She loved to gamble, and she taught me to play simple card games before I could read.

She made amazing apple pies.

And she made stuffed cabbage she called "gawumpki" (my spelling), though I think it is more commonly spelled golobki or something like that. Gawumpki was one of my favorite foods growing up. I don't have the patience to make it myself, so I don't. But a student gave me a recipe for what she called cheating stuffed cabbage -

I made some tonight, thinking of my Gramma, gone some 13 years now.

Sunday, November 15, 2015

Adam Smith on Paris v. Beirut

The monstrous ISIS attack on Paris yesterday followed a partially successful attack the day before in Beirut. I was among the vast majority of Westerners who were ignorant of the tragedy that happened the day before.

This NYT article captures the disbelief from Lebanon about the contrasting reaction:
“When my people died, no country bothered to light up its landmarks in the colors of their flag,” Elie Fares, a Lebanese doctor, wrote on his blog. “When my people died, they did not send the world into mourning. Their death was but an irrelevant fleck along the international news cycle, something that happens in THOSE parts of the world.”
more here:

I consider myself a reasonably educated person, and I do try to understand the ongoing drama of the world. But I also have limits as to what I can follow and what I can learn. But I also confess, as an American, I am much more informed about Europe than I am about the Middle East. I identify with Europe and European history. I know relatively little about Islam and Islamic history, or the history of the area around Lebanon. When something terrible happens in Europe, it seems much closer to me than when something happens in another part of the world. My emotions are triggered more. Likewise, when something happens in New Hampshire, I care more than when something happens in California. When something bad happens to a colleague, friend, or family member, I care far more than when something happens to a stranger. And of course when something bad happens to me, it's hard for me to think about much of anything else. We live in concentric circles of caring, with ourselves at the center. It is neither possible nor healthy to care equally about strangers half a world away as it is to care about yourself and those close to you. This is not to say that we should be indifferent.

Adam Smith, the father of modern economics, wrote eloquently about this way back in the 1750's.
Let us suppose that the great empire of China, with all its myriads of inhabitants,
was suddenly swallowed up by an earthquake, and let us consider how a man of
humanity in Europe, who had no sort of connexion with that part of the world, would
be affected upon receiving intelligence of this dreadful calamity. He would, I imagine,
first of all, express very strongly his sorrow for the misfortune of that unhappy people,
he would make many melancholy reflections upon the precariousness of human life,
and the vanity of all the labours of man, which could thus be annihilated in a moment.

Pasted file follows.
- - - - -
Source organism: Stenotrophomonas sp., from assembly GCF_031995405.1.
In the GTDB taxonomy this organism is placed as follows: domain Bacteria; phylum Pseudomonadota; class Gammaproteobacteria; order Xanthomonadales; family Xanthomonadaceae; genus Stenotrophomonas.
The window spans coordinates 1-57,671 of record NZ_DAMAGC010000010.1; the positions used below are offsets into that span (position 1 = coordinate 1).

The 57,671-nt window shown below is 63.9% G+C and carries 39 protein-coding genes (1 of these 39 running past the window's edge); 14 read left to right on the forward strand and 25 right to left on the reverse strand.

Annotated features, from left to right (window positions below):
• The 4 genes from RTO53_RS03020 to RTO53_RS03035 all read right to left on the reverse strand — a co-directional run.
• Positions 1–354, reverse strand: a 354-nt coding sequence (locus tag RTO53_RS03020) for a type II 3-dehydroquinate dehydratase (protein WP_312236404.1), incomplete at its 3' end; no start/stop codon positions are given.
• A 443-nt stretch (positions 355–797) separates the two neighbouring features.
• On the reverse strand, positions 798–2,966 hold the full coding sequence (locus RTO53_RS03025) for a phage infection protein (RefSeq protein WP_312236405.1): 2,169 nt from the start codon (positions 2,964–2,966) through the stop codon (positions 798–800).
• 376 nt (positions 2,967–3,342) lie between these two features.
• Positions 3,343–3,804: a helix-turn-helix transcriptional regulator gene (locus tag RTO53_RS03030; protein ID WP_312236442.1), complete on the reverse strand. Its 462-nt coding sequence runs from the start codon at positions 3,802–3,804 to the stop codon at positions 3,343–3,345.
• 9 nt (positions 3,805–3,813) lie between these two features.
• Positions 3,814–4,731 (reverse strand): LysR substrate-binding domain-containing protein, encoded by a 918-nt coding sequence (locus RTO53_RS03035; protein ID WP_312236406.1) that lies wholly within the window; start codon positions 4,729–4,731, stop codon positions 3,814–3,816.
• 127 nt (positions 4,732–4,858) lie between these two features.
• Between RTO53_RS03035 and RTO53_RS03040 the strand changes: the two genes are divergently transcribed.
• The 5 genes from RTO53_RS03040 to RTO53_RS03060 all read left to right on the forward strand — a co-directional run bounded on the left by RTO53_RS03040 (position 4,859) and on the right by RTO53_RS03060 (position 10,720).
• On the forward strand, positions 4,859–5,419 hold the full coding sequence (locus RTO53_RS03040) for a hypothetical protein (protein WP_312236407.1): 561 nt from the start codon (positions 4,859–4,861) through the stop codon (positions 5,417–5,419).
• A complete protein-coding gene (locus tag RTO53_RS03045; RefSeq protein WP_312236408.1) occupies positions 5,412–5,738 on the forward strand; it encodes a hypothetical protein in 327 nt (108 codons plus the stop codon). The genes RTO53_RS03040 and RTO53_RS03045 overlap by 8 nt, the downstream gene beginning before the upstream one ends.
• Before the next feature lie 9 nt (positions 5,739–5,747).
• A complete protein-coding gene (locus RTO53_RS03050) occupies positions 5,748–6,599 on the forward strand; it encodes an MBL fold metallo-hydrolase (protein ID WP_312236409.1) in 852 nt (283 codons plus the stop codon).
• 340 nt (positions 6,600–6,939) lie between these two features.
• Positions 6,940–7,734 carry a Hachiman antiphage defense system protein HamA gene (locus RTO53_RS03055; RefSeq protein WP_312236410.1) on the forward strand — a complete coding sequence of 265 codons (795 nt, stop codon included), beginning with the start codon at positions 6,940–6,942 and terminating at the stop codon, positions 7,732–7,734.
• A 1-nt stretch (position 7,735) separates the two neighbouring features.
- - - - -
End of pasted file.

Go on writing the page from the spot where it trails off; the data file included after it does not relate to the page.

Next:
He would too, perhaps, if he was a man of speculation, enter into many reasonings
concerning the effects which this disaster might produce upon the commerce of
Europe, and the trade and business of the world in general. And when all this fine
philosophy was over, when all these humane sentiments had been once fairly
expressed, he would pursue his business or his pleasure, take his repose or his
diversion, with the same ease and tranquillity, as if no such accident had happened.
The most frivolous disaster which could befal himself would occasion a more real
disturbance. If he was to lose his little finger to–morrow, he would not sleep to–night;
but, provided he never saw them, he will snore with the most profound security over
the ruin of a hundred millions of his brethren, and the destruction of that immense
multitude seems plainly an object less interesting to him, than this paltry misfortune
of his own. To prevent, therefore, this paltry misfortune to himself, would a man of
humanity be willing to sacrifice the lives of a hundred millions of his brethren,
provided he had never seen them? Human nature startles with horror at the thought,
and the world, in its greatest depravity and corruption, never produced such a villain
as could be capable of entertaining it. But what makes this difference? When our
passive feelings are almost always so sordid and so selfish, how comes it that our
active principles should often be so generous and so noble? When we are always so
much more deeply affected by whatever concerns ourselves, than by whatever
concerns other men; what is it which prompts the generous, upon all occasions, and
the mean upon many, to sacrifice their own interests to the greater interests of others?
read more here:

The book, The Theory of Moral Sentiments, is free to download. It is a phenomenal treatise on human nature and should be more widely read. Russ Roberts wrote an excellent book about The Theory - you can find it here:

Should we care more about Beirut? Probably. Our general ignorance in the West of the history and culture of the Middle East has probably led to our general support of highly ill-informed adventurism there. The people of the Middle East may be strangers to most Americans, but our ignorance invites ever more disaster. They are simly people who are trying to do their best with the system they find themselves in, just as we Americans are. We are simply lucky that we have a government that is relatively non-predatory and somewhat limited, and an elite that is as a result somewhat tempered.